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Monday, January 23, 2012

Quantifying Imbalance in Computer Systems: CMG'11 Trip Report, Part 2

UPDATE 2018:
The technique was successfully tested in the SonR (SEDS based Anomaly detection system) as described in the following post:

"My talk, "Catching Anomaly and Normality in Cloud by Neural Net and Entropy Calculation", has been selected for #CMGimpact 2019

_______________________________________________________  original post:
As I promised in CMG'11 Trip Report, Part 1 here is my comments and some follow up analysis of the following paper: Quantifying Imbalance in Computer Systems that was written and presented at CMG'11 by Charles Loboz from Windows Azure.

The  idea is to calculate imbalance of a system by using an entropy property which well know in the physics , economics and in the information theory

In my other past posting I rose the following question:
 "can the information theory (entropy analysis) could be applied to performance exception detection?"

Looks like the idea from  the mentioning CMG paper of using entropy calculation against system performance data could lead to the answer of that my question!

 Here is the quote from the paper: 

"...Theil index is based on entropy - it describes the excess entropy in a system. For a data set xi,
i=1..n the Theil index is given by:

where n is the number of elements in the data set and xavg is the average value of all elements in the data set. To underline the application of the Theil index to measure  imbalance in computer systems we call it henceforth the Imbalance Coefficient (IC). 

Examining closer the IC formula above we can derive several properties:
  • (1) the ratio xi/xavg describes how much element i is above or below the average for the whole set. Thus IC involves only the ratio of each element against the average, not the absolute values of theelements.
  • (2) IC is dimensionless .– thus allows to compare imbalance between sets of substantially different quantities, for example when one set contains disk utilizations and another disk response times.
  • (3) The minimum value of IC is zero - when all elements of the data set are identical. The maximum value of the Imbalance Coefficient is log(n) - when all elements but one are equal; the maximum IC depends thus on the set size.
  • (4) We can view Imbalance Coefficient as a description of how concentrated is the use of some resource .– large values mean fewer users use most of the resource, small values mean more equal sharing.

We also define, for convenience, Normalized Imbalance Coefficient (nIC) as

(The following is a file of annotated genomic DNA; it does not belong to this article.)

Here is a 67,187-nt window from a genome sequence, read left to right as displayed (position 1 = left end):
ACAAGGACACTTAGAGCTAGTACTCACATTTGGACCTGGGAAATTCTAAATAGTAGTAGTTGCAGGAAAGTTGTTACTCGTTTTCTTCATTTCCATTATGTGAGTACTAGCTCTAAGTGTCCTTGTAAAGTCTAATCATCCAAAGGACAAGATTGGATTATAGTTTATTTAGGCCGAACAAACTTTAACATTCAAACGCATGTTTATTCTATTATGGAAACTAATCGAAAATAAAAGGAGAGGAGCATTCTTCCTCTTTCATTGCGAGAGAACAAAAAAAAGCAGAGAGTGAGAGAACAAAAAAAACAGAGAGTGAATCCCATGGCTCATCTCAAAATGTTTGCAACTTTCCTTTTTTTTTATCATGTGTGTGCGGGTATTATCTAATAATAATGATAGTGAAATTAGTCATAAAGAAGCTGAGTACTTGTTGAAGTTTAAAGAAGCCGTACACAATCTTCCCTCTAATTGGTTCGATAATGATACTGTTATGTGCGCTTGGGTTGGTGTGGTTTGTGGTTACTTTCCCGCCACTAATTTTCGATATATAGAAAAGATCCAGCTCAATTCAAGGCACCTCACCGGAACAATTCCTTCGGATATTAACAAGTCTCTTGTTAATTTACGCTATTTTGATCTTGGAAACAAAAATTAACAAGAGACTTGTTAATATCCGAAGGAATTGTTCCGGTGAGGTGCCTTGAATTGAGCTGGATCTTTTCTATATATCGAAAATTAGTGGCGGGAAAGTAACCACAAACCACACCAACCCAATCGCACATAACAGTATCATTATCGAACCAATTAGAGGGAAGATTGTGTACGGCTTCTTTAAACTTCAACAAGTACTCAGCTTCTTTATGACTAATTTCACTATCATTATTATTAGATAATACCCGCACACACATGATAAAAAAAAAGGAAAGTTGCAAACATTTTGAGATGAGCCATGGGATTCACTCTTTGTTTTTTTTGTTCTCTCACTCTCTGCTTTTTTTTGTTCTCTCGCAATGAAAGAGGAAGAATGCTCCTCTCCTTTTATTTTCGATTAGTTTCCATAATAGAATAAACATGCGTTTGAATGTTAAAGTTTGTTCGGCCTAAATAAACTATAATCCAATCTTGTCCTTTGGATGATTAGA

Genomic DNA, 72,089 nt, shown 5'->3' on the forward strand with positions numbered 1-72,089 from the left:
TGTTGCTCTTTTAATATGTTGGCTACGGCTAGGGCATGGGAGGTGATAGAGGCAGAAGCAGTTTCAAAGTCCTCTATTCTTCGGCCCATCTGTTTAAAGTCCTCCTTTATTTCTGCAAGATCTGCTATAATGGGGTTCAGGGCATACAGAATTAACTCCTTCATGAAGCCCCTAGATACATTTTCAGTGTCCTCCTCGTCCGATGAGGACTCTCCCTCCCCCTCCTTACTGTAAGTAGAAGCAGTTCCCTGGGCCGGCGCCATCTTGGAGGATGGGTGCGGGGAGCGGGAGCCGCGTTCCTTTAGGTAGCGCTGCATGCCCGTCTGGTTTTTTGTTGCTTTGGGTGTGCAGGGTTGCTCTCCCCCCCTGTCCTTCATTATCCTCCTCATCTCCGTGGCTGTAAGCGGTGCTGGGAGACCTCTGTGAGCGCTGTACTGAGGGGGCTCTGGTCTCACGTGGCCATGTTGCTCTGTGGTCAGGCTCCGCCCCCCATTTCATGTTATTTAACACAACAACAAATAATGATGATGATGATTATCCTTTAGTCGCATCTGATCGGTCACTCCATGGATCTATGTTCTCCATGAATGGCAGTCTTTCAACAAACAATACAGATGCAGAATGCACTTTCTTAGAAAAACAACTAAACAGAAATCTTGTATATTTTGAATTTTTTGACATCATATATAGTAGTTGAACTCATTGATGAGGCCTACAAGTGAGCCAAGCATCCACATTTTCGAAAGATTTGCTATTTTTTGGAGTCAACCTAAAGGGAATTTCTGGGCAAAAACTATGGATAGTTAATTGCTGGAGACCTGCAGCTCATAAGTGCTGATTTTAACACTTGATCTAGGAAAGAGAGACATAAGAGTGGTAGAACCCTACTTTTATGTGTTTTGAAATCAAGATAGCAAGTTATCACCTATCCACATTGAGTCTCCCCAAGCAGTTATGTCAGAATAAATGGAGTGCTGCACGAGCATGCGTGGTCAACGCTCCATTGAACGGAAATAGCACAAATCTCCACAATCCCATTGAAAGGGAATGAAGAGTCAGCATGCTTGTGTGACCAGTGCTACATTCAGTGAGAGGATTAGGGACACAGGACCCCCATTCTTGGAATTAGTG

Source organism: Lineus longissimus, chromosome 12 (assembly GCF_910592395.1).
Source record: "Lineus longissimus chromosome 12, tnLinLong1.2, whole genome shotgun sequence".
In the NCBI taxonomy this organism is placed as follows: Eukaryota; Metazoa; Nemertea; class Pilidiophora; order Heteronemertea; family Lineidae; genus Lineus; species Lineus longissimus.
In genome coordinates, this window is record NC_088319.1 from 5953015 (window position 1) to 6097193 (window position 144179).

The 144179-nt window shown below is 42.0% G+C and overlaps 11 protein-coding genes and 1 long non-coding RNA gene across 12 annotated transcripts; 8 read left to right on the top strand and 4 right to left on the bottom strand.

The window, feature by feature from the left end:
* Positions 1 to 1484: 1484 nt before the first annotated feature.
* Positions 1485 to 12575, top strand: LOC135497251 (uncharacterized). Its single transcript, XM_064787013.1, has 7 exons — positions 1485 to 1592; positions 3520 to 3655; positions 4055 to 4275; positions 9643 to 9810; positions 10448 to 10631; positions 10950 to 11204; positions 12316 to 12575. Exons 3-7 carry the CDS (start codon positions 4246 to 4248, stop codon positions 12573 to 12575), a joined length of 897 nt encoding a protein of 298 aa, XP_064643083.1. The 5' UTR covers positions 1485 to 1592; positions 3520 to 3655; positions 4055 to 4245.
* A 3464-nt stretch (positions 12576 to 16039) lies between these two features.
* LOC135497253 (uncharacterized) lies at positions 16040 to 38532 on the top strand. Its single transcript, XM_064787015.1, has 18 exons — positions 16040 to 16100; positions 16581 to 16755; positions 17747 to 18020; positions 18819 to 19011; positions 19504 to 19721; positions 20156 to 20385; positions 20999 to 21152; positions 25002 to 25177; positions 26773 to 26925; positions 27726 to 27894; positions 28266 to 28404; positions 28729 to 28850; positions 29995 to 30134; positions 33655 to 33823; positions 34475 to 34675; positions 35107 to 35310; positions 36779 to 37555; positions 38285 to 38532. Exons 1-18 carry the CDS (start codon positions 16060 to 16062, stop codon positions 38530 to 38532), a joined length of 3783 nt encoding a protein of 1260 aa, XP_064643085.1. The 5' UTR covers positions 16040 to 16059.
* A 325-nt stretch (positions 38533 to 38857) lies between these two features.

to account for both imbalance within the set and the maximum entropy in that set. The nIC value ranges from 0 to 1 thus enabling comparison of imbalance between data sets with differing number of elements..."

Author applied that to the multiple disks utilization analysis, but he mentioned that approach could be used for measuring other computer subsystems imbalance. So I decided to try to calculate the imbalance of CPU utilization during the day (24 hours) and a week (168 hours) because the  imbalance of capacity usage during a day or week is a pretty common concern. Also using my way to group base-line vs. actual data I have applied that twice to compare an "average" weekly/daily utilization vs. last week/days of actual utilization.

The raw data is the same as for the last Control Charting exercise I published here in the  series of posts ( see EV-Control Chart as an example), where the actual data (in black) vs. historical averages (in green) are shown below:

Here is the result of calculating the actual vs. averaged nIC Imbalance difference for all 168 hours and for each weekdays (7 days by 24 hours):

You can see that in the day when the anomaly of CPU usage started - Wednesday - the imbalance was significantly different and all in all weekly imbalance was significantly different too!  So indeed that metric can be use to capture some performance metric anomalies (pattern changes). 

FYI: Here is the spreadsheet snapshot with actual calculation I used: 

How better that method of imbalance change checking to compare with more traditional ways to do that (e.g. based on deviations) is hard to say. My personal preference is still EV-concept. Anyway someone needs to try that against more data...

BTW I have found another paper which relates to that topic:

Quantifying Load Imbalance on Virtualized Enterprise Servers by
Emmanuel Arzuaga and David R. Kaeli

In that paper here is the clear statement about imbalance: "A typical imbalance metric based on the resource utilization of physical servers is the standard deviation of the CPU utilization".

Still an entropy is interesting system property that should give us additional good source of information for pattern recognition, I believe. For instance, the balance of Capacity usage of large frames with a lot of LPARS (AIX p7s or VMware hosts)  could be monitored by using that nIC metric to apply some possibly an automatic way to rebalanced capacity usage by using partition mobility or v-motion technologies.   

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